Hunter also pointed out that population-wise, it is a 50-50 district with Victoria County and the remainder of the district about even in population, in the 80,000 to 85,000 range.

District 32 also includes Calhoun and Aransas counties.

They both support Attorney General Greg Abbott's attempt to get an emergency stay overturning the interim redistricting maps drawn by the federal court.

"Unfortunately, redistricting has become more of a legal process than a public process," Hunter said. "Something needs to be done. The peoples' right to have a say has been taken away.

Morrison agreed.

"I'm disappointed with what the court did," she said. "I believe they disregarded the will of the people and drew a map that did little to respect the communities of interest rule or the county line rule.

"I support Attorney General Abbot's request for an emergency stay because House District 30 was completely dismantled," Morrison said. "I believe the map could have been redrawn in a manner that better protects communities of interest and did not require the cutting of a county line.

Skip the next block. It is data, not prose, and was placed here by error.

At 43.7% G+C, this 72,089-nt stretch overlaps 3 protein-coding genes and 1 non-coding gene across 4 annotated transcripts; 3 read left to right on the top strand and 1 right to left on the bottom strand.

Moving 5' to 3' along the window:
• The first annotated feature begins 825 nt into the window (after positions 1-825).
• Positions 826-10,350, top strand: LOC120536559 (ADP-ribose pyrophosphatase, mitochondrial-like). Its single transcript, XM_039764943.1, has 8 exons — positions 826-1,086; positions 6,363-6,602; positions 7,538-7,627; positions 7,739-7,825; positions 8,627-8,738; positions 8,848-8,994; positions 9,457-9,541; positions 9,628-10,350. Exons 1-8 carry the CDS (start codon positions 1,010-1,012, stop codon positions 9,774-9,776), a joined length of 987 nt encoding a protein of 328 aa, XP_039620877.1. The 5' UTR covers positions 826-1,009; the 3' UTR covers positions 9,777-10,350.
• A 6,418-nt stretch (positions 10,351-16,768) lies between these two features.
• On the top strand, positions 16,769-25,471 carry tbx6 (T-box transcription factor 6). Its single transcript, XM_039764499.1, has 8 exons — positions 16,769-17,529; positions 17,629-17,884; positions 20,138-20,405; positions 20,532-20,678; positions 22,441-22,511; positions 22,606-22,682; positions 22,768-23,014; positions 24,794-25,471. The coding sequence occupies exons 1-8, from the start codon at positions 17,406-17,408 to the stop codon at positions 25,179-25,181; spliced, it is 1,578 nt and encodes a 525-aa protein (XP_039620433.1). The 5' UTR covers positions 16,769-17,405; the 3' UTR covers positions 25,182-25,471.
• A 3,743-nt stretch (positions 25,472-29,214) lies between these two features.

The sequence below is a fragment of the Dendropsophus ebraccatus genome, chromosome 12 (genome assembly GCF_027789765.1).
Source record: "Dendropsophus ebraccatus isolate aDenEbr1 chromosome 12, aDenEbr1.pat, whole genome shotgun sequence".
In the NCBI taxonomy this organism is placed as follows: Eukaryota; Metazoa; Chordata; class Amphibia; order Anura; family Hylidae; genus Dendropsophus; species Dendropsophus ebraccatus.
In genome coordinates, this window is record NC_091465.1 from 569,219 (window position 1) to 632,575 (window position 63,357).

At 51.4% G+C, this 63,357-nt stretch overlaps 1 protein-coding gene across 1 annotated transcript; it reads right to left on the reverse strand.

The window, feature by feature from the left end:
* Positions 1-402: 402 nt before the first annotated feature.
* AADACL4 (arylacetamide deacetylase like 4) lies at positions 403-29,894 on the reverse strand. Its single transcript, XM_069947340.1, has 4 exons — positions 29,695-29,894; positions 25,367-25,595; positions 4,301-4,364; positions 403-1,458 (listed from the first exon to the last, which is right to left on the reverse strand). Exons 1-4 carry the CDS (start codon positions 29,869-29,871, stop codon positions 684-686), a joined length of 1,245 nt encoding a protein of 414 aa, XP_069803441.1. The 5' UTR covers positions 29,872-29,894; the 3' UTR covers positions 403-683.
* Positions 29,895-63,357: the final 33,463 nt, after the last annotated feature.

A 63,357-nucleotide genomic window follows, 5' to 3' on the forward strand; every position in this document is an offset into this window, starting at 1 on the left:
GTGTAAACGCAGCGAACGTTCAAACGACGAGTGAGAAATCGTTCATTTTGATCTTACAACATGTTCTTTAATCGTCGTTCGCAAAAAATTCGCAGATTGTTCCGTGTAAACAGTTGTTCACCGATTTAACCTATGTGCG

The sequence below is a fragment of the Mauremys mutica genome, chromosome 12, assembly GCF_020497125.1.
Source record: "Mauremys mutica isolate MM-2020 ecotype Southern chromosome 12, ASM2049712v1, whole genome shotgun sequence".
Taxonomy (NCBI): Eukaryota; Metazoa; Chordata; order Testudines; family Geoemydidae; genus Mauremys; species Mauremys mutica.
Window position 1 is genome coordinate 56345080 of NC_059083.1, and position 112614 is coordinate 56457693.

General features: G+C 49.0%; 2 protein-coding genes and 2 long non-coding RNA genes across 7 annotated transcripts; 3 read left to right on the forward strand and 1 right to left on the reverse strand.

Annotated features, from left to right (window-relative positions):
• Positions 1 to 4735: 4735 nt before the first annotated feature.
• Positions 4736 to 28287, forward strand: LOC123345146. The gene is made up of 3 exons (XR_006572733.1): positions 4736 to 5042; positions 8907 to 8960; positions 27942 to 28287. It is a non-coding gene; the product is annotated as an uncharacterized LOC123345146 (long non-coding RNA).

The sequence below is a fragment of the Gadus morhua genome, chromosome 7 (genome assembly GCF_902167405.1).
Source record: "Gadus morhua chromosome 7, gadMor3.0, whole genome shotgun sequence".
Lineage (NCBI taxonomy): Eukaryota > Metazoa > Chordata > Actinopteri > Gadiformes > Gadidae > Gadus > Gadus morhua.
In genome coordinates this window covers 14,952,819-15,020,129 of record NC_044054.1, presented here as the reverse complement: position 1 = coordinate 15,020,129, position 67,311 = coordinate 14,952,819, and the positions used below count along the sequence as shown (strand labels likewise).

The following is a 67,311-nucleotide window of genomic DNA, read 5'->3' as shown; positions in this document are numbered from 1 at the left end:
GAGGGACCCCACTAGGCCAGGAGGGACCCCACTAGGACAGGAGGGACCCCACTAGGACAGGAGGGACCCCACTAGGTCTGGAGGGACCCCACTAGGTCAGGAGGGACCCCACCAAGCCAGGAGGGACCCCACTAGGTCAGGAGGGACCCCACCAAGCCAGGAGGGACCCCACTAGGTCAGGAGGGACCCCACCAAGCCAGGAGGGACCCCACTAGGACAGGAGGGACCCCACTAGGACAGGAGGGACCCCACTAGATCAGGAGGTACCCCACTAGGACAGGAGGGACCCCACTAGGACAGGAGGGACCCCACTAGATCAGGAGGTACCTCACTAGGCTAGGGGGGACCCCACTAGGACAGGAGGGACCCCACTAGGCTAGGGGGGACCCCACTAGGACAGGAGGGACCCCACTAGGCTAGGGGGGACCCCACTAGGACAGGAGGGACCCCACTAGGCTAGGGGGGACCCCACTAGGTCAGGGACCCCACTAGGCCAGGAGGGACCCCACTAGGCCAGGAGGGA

Morrison filed an objection to the new alignment immediately after the maps were released.


Morrison knows major issues will have to be dealt with by the next legislative session.

"I believe that the most important issues that the 83rd Legislature will face are going to be balancing the budget without raising taxes, the funding of education, economic development and the protection of our water resources," she said.

Hunter, who chairs the House calendar committee, noted several issues that will be at the forefront in the Legislature in 2013.

"Water will be an issue in 2013. North Texas and West Texas are really pushing for water rights, and we need to protect our area," Hunter said. "We don't need to give up rights then have to go out and seek the water ourselves."

The six-term Republican also sees energy issues high on the Legislature's list next session.

"The federal government will try to encroach on our Texas oil, gas and energy business," he said. "Texas will stand up to the federal government, but we may have to pass some laws to protect the oil and gas and the energy business."

He agreed the state budget, will continue to be a legislative focus. He said he did not see any tax increases, but will have to see how the sales tax does. Hunter noted the Eagle Ford Shale activity the last two years had helped in some areas of the state, including the Crossroads.

"If you look at the growth in Victoria and the surrounding counties, you have got a huge energy boom going on," he said. "We need to capitalize on that with some common sense laws that protect our area and make it good for us.